While we liked this graceful low-tech solution to obtaining vacuum, we did go a bit higher tech with the addition of a reverse osmosis unit this year. After burning 54 face cords of wood last year, dumping sap that we couldn’t boil fast enough, never being able to empty our sap tanks and clean them, and getting totally burned out boiling for 16 hours a day, we decided we had to make this investment. The RO takes the sap and pushes it under high pressure through a very fine membrane, which separates out about three-quarters of the water before you continue with the traditional method of concentration: boiling. If the sap is at 2% sugar, the RO will take it to 8%. If it’s at 3%, we’ll take it no higher than 9%. Then a few hours boiling in the wood-fired evaporator will take it up to 67%: syrup!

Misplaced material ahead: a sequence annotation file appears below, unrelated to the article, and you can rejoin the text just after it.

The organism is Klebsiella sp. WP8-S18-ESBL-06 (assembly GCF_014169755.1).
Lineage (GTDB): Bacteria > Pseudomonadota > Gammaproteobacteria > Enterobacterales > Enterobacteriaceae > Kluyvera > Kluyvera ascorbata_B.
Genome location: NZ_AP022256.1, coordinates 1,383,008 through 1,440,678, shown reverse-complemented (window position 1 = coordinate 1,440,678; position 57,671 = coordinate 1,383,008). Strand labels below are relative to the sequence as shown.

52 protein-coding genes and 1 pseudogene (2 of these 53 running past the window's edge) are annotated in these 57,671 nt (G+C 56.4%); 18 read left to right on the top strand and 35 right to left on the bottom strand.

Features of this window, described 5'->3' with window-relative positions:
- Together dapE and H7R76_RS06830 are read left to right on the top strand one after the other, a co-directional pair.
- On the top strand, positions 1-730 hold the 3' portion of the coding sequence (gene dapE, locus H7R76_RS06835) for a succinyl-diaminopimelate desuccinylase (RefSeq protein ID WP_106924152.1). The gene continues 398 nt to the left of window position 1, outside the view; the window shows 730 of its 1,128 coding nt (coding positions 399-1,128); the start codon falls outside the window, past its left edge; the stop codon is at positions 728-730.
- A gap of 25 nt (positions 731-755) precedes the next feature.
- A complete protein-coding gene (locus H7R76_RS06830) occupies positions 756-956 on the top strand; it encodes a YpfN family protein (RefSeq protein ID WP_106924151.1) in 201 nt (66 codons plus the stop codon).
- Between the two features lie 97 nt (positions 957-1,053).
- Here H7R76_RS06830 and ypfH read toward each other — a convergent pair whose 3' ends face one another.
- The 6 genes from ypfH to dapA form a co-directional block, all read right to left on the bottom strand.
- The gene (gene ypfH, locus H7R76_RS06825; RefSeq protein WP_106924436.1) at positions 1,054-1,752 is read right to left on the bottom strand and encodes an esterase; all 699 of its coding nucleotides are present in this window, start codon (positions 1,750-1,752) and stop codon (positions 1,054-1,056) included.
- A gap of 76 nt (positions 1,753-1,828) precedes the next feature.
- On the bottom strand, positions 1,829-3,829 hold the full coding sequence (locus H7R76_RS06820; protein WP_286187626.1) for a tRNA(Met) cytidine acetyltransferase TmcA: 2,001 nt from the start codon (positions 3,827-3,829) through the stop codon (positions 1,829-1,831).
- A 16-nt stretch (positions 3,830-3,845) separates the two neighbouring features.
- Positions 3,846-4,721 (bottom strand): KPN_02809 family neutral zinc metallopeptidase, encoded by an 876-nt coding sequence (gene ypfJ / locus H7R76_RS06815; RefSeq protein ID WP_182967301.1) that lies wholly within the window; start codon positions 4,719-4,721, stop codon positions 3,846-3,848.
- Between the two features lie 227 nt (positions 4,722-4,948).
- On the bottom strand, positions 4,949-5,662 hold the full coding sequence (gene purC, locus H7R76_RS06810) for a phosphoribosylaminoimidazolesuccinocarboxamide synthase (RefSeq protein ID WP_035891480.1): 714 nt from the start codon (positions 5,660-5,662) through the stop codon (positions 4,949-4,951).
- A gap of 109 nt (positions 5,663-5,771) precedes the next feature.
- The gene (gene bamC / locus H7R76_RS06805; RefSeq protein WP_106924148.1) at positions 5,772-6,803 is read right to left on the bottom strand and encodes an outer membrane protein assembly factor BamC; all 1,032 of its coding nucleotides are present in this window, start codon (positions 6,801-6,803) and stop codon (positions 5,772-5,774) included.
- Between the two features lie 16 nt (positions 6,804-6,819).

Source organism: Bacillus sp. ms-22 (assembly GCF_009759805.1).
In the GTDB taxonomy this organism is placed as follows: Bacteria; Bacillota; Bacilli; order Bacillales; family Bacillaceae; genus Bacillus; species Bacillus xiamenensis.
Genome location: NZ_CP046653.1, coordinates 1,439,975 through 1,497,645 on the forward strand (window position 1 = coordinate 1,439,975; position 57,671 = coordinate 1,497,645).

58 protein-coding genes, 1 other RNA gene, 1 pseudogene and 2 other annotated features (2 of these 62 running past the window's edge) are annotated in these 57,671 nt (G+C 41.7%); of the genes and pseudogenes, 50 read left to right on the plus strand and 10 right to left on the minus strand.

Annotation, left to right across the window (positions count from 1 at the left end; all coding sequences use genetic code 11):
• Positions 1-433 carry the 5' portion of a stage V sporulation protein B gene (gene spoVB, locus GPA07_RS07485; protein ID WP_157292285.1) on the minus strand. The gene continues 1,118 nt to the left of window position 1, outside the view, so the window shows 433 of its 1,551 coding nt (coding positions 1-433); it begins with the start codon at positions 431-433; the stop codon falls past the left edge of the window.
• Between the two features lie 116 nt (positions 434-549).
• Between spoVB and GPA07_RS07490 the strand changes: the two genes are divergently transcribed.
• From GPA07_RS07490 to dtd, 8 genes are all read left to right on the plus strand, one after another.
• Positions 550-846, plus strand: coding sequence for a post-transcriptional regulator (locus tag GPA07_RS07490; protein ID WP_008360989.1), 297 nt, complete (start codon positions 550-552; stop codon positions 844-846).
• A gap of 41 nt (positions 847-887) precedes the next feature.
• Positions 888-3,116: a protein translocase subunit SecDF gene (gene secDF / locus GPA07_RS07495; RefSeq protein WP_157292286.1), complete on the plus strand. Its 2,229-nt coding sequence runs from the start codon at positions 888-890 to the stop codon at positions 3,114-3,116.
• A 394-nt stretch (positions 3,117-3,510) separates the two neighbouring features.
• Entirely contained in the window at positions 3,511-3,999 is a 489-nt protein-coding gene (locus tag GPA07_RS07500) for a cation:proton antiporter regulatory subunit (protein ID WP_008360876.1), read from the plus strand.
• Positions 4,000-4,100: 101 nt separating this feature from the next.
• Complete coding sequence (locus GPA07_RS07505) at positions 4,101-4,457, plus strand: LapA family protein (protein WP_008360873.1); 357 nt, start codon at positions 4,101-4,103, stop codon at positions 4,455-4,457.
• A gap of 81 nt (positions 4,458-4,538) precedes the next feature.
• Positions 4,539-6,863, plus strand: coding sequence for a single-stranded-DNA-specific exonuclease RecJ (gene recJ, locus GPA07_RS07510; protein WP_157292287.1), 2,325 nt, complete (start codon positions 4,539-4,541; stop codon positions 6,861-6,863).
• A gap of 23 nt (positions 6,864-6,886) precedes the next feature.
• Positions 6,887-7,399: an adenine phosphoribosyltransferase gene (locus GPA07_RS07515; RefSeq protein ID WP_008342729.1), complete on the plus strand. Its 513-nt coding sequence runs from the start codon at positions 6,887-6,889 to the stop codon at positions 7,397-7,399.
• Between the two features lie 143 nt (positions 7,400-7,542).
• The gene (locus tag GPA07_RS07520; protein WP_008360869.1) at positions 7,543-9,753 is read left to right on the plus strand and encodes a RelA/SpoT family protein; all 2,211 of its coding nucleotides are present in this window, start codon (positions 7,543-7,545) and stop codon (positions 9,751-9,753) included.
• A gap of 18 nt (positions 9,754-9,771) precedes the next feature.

The RO was a game-changer for us this year. We never would have been able to keep up with all the sap we were getting this year without it. We didn’t waste any sap, we were able to clean our tanks every day, we burned half as much wood as last year (while making 50% more syrup), and – for the first time ever – we didn’t feel burned out after syrup season was over. The $14,000 investment, plus maybe $50 in electricity usage, was well worth it. We had one day where we boiled for 11 hours (and produced a record-for-us 347 litres of syrup), but most days we only boiled for about four hours. With about an equal amount of time spent cleaning, putting bottles away, etc., this made for much more reasonable days than last year.